Hostess Twinkie Case Study: The fall of an American Icon.
Using conventional business theories such as Michael Porter's Five Forces and Jim Collins's How the Mighty Fall, I performed an in-depth analysis of the specific events leading to the bankruptcy of the beloved brand after which I identified five high level turn-around strategies specifically for the Twinkie brand:
Implement Efficient Work Practices – Lean
Slight modifications to ingredients – Jump to simple ingredient trend
Increase advertising spending – Leverage the nostalgia
Pass on Cost Increases
What lead to the Bankruptcy?
Despite American's love for Hostess' snacks, the brand struggled financially throughout the past few decades. Even before its multiple change of management/ownership “its problems were deep-rooted” reported CEO of Ralston. Its flux in sales and passing of ownership are evidence of this. It finally caved as a result of labor unions relentless attack on the brand for consideration of reducing worker’s comp, a cost that was eating away at the business’s financial ability to survive.
What’s ironic is that the high labor expenses of which would have eventually brought down the company were they not cut, did lead to the brand’s demise but because they were cut; it was a lose/lose situation regardless.
As Jim Collins’ explains in his book How the Mighty Fall, in the third stage of Denial and Risk, early warnings signs are ignored and Hostess Inc. reacted no different in their situation. When they went around grumbling up bakeries in the 60’s they neglected to face the high expenses that were going to be incurred as a result of all those acquisitions.
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Turn Around Business Strategies
- One Implement Lean Work Practices
After the disaster that was the union strike, the first strategy would involve implementing efficient work practices. Due to corresponding high ratio of wages to revenue, workplace efficiency is a main factor of determining production speed and volumes. Tactically this would involve lean operation models automating their bakeries relying less on human labor.
Included in this strategy is evaluating operations and distribution for maximum efficiency. 33 Hostess factories were shut down during the liquidation process affecting 18,500 jobs. This could have been avoided had they followed the value chain principal. The shelf life of Twinkies was surprisingly small – appx. 3 weeks –which opens up risk for disposing of inventory and dollars lost. All products will be frozen prior to transporting to retailers to maximize shelf life, thus allowing for higher bulk sales and increased margins.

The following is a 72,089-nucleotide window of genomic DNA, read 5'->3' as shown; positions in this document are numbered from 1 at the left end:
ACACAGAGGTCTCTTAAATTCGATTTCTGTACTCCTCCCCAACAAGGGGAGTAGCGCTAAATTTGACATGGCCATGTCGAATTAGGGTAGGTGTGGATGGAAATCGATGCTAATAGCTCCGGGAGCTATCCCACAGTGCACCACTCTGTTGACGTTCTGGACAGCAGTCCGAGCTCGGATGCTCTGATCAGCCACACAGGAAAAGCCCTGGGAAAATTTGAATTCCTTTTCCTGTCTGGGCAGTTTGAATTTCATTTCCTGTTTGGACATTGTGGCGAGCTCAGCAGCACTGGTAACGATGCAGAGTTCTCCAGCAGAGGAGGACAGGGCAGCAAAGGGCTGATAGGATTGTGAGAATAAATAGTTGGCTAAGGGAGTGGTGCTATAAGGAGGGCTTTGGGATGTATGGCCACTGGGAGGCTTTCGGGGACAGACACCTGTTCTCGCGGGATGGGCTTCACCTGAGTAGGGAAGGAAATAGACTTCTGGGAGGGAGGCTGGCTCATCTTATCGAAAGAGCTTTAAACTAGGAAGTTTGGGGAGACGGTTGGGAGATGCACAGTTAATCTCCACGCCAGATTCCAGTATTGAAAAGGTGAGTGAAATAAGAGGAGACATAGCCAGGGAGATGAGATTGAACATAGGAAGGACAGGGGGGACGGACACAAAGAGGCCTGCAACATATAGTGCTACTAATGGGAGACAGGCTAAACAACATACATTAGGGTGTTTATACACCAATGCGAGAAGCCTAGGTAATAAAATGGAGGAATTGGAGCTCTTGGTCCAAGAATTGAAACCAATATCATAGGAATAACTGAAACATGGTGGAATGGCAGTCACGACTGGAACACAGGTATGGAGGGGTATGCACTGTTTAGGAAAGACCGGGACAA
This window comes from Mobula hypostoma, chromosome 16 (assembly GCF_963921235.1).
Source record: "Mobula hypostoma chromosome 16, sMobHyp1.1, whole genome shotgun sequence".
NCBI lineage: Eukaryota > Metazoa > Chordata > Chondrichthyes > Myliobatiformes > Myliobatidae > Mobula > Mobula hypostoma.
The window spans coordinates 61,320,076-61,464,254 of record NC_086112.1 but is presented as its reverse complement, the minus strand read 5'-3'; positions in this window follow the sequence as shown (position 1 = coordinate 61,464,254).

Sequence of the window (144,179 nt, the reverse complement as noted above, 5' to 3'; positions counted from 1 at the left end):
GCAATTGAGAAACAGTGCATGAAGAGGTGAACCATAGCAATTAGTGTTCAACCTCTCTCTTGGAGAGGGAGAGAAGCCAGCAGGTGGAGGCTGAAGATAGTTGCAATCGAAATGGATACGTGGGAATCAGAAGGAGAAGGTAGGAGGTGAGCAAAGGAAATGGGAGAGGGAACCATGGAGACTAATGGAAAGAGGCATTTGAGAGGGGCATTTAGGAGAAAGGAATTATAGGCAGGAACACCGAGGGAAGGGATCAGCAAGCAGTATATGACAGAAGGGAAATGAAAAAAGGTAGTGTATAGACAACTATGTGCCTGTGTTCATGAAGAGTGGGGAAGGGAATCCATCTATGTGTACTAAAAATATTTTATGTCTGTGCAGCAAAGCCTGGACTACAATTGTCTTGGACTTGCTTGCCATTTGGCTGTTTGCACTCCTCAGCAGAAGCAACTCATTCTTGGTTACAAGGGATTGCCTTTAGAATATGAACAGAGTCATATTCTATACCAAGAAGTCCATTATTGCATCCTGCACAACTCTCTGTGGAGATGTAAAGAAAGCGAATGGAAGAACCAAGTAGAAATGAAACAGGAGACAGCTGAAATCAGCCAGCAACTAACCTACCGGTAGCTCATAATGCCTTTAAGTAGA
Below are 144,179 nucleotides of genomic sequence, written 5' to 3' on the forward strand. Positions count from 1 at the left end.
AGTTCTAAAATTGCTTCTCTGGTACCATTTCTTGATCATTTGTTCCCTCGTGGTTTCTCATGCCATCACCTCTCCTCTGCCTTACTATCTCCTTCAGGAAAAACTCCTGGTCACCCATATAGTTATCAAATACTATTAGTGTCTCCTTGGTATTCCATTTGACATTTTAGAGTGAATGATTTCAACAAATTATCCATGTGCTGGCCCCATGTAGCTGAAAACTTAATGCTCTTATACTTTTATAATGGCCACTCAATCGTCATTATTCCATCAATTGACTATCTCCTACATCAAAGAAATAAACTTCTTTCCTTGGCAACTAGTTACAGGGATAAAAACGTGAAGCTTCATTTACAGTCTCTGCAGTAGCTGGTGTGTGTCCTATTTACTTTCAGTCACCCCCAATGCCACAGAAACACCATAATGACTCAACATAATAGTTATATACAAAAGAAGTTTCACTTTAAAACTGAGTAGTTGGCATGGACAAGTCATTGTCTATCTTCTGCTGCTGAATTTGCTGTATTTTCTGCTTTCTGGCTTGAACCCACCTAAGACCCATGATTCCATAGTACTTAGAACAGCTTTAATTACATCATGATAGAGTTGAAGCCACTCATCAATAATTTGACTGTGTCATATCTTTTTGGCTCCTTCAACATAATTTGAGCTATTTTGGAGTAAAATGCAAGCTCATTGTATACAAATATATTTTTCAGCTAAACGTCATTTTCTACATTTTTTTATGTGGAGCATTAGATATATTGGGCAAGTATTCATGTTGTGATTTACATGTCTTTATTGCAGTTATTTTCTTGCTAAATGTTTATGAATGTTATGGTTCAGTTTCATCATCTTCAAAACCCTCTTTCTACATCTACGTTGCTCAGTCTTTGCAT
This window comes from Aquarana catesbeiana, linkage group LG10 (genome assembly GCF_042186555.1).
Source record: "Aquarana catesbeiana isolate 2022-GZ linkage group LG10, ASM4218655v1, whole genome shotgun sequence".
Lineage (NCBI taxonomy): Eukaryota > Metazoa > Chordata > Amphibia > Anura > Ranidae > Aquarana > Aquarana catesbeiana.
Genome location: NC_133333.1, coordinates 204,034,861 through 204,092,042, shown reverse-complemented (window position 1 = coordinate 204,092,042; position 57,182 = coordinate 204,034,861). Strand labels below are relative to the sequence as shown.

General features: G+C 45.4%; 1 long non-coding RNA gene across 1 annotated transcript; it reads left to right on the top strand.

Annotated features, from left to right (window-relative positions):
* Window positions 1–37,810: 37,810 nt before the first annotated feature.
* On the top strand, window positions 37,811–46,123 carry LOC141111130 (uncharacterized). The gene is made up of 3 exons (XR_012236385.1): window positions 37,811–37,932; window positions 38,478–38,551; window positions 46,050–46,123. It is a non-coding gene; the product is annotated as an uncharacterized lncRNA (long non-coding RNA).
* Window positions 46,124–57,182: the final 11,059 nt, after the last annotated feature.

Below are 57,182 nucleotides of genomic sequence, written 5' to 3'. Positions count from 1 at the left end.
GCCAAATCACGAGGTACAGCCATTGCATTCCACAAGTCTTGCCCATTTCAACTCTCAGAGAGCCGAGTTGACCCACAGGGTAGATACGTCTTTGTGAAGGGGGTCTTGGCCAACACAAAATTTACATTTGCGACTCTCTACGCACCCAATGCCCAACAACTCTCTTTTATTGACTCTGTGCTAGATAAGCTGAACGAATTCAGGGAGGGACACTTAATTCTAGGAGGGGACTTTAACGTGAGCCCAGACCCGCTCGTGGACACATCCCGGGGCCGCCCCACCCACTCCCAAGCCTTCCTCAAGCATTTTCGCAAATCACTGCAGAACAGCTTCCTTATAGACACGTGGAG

- Slight modifications to ingredients – Jump to simple ingredient trend
Current CEO C. Dean Metropoulos is hinting at a reformulation of the snack cake to appeal to the health craze. But can you really make a dessert healthy and at what costs? “Evidence suggests it's not usually worth the effort--or the cost.”10 For example, whole grains have unsaturated fats that are unstable and thus require chemical additives to maintain the shelf life consumer’s have come to expect. However, what could be changed is simplifying of the ingredients to include real sugar, real butter, real cream and supplemented with minor packaging changes to promote this.
- Increase advertising spending – Leverage the nostalgia
The third strategy involves the re-establishment of the brand. The advertising, having the awareness objective, would be a pull strategy leveraging the positive sentiments associated with the age-old brand.
Brand recognition and popularity is critical for firms that want to obtain greater shelf-space in supermarkets and grocery stores. When Hostess reintroduced its iconic Twinkies snack cake, July 2013, along with other beloved desserts the buzz surround the brand was unheard of. The love for Twinkie is already there, it just needs to be top of mind for customers to seek it out.
Using the revenue generated from the reintroduction/awareness campaign of Twinkie, the fourth strategy would be funneling those funds into R&D of a new product. As demonstrated in the Kineopolis Megaplex case study, Value Innovation thinks beyond the competition, and in terms of total solution customers seek. As far as Twinkie goes, product offerings that demonstrate value innovation could include a premium line extension of baked goods. Consumers are demanding homemade quality from the prepackaged baked goods category like one would find at a local specialty bakery. Hostess could innovate a line of just this, perhaps a caramel bacon iced doughnette. It would have to be limited in its distribution giving way to exclusivity as it’s introduced to the market.
Pass on Cost Increases
After re-establishing the Twinkie tribe and reformulating ingredients, its time to pass on the cost increases to the consumer. Successful firms are able to pass on high input costs such as wheat and sugar to the final consumer to maintain profitability. With the success of the previous strategies, Hostess should see revenues spike. With the increased demand and consumer perception, it will be appropriate to raise the prices by 10-15% over the next year. This should put a large enough fiscal gap between Twinkie and copy cat private labels reducing them as a threat.